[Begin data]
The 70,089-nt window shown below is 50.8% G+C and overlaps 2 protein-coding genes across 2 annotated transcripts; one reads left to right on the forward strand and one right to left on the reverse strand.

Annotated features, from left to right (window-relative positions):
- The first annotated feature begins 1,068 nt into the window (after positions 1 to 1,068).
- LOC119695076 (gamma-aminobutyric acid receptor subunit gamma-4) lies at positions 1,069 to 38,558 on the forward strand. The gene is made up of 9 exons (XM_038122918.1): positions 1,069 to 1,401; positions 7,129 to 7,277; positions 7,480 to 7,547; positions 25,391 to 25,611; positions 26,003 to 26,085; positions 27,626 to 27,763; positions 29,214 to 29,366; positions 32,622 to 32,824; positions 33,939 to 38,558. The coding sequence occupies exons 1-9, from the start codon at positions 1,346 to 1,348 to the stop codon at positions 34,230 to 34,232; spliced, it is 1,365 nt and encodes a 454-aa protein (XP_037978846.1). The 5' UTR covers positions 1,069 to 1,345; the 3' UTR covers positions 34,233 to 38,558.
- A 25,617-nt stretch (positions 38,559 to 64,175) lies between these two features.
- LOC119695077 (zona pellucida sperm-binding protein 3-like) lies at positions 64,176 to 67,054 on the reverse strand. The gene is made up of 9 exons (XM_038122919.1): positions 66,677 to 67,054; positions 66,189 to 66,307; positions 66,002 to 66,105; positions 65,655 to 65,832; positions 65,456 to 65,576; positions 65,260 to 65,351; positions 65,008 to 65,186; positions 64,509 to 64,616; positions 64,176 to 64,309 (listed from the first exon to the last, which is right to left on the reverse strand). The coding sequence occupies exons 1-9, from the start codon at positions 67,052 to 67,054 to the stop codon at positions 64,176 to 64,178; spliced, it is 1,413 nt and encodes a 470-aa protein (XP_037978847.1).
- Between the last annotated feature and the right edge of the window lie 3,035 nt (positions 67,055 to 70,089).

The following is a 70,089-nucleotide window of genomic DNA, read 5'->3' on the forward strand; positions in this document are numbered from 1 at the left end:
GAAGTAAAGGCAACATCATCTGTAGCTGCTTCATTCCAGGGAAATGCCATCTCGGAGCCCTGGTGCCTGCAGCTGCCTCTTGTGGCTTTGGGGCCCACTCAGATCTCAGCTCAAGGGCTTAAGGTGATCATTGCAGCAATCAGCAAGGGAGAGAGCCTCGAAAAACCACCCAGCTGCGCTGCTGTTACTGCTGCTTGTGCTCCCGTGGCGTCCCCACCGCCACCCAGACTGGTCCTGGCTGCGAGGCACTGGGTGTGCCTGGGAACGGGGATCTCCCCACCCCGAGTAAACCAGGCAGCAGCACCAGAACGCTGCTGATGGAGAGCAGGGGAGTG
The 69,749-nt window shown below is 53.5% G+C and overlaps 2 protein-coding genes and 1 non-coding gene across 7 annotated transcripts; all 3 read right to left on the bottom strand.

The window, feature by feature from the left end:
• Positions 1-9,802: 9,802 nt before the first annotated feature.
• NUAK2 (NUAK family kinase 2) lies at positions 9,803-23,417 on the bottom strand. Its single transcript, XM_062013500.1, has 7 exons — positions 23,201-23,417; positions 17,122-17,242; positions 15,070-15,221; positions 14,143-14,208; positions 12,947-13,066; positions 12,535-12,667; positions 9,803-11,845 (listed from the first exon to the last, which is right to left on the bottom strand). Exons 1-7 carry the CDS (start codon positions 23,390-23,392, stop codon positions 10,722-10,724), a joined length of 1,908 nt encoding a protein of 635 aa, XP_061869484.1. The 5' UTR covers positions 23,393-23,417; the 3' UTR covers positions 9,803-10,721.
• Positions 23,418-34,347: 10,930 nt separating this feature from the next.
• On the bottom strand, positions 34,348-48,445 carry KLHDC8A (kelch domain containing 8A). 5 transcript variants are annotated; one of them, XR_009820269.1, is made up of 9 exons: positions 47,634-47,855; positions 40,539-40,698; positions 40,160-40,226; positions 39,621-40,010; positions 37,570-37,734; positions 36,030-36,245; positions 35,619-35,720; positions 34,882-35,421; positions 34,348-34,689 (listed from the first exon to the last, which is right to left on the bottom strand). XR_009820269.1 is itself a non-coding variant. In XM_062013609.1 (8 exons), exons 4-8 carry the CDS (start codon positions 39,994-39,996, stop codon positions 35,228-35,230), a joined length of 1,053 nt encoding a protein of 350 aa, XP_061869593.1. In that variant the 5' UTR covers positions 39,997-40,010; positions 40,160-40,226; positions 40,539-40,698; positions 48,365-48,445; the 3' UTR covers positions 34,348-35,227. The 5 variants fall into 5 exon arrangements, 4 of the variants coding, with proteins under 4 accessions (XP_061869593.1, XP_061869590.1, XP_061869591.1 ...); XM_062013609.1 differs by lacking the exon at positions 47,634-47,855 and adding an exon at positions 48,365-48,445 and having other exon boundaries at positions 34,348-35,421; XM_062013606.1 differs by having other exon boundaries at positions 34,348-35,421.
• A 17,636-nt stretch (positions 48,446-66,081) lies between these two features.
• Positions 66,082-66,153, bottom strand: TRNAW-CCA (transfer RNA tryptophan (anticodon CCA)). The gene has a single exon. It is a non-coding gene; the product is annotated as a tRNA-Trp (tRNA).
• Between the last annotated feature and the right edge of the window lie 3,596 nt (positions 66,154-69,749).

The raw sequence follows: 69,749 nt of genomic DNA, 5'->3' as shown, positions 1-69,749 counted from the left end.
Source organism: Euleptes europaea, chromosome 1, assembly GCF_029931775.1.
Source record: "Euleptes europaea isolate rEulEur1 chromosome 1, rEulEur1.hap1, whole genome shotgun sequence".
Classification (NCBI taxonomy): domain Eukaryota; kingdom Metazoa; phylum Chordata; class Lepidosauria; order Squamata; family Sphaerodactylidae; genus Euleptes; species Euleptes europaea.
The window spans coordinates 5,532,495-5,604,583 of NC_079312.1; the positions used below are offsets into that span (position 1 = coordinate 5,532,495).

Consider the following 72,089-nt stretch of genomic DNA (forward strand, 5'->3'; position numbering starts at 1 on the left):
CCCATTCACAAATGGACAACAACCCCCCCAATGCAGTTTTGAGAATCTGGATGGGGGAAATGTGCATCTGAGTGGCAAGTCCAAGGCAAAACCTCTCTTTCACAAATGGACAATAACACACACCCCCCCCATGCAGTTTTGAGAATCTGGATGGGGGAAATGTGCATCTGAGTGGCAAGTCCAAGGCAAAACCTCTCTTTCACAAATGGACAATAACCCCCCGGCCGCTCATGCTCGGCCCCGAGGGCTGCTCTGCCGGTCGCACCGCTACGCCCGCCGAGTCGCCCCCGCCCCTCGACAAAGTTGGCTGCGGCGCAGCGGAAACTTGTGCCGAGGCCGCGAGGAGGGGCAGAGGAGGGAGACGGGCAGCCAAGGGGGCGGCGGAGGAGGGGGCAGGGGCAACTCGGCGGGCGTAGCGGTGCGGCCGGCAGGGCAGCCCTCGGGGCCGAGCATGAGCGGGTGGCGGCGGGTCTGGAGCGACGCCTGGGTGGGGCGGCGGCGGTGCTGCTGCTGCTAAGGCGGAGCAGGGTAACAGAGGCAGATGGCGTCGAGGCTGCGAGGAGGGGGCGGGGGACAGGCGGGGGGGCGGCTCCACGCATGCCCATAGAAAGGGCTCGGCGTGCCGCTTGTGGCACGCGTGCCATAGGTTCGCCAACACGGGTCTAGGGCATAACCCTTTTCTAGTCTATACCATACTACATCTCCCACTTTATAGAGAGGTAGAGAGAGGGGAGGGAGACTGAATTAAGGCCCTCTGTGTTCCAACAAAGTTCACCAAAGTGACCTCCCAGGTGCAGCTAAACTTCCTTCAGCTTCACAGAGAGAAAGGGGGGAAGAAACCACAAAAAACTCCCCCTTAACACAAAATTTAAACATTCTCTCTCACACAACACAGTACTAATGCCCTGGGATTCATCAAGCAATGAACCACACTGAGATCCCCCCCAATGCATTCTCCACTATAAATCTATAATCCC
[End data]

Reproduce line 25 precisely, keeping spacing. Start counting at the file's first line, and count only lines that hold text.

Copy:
CCCATTCACAAATGGACAACAACCCCCCCAATGCAGTTTTGAGAATCTGGATGGGGGAAATGTGCATCTGAGTGGCAAGTCCAAGGCAAAACCTCTCTTTCACAAATGGACAATAACACACACCCCCCCCATGCAGTTTTGAGAATCTGGATGGGGGAAATGTGCATCTGAGTGGCAAGTCCAAGGCAAAACCTCTCTTTCACAAATGGACAATAACCCCCCGGCCGCTCATGCTCGGCCCCGAGGGCTGCTCTGCCGGTCGCACCGCTACGCCCGCCGAGTCGCCCCCGCCCCTCGACAAAGTTGGCTGCGGCGCAGCGGAAACTTGTGCCGAGGCCGCGAGGAGGGGCAGAGGAGGGAGACGGGCAGCCAAGGGGGCGGCGGAGGAGGGGGCAGGGGCAACTCGGCGGGCGTAGCGGTGCGGCCGGCAGGGCAGCCCTCGGGGCCGAGCATGAGCGGGTGGCGGCGGGTCTGGAGCGACGCCTGGGTGGGGCGGCGGCGGTGCTGCTGCTGCTAAGGCGGAGCAGGGTAACAGAGGCAGATGGCGTCGAGGCTGCGAGGAGGGGGCGGGGGACAGGCGGGGGGGCGGCTCCACGCATGCCCATAGAAAGGGCTCGGCGTGCCGCTTGTGGCACGCGTGCCATAGGTTCGCCAACACGGGTCTAGGGCATAACCCTTTTCTAGTCTATACCATACTACATCTCCCACTTTATAGAGAGGTAGAGAGAGGGGAGGGAGACTGAATTAAGGCCCTCTGTGTTCCAACAAAGTTCACCAAAGTGACCTCCCAGGTGCAGCTAAACTTCCTTCAGCTTCACAGAGAGAAAGGGGGGAAGAAACCACAAAAAACTCCCCCTTAACACAAAATTTAAACATTCTCTCTCACACAACACAGTACTAATGCCCTGGGATTCATCAAGCAATGAACCACACTGAGATCCCCCCCAATGCATTCTCCACTATAAATCTATAATCCC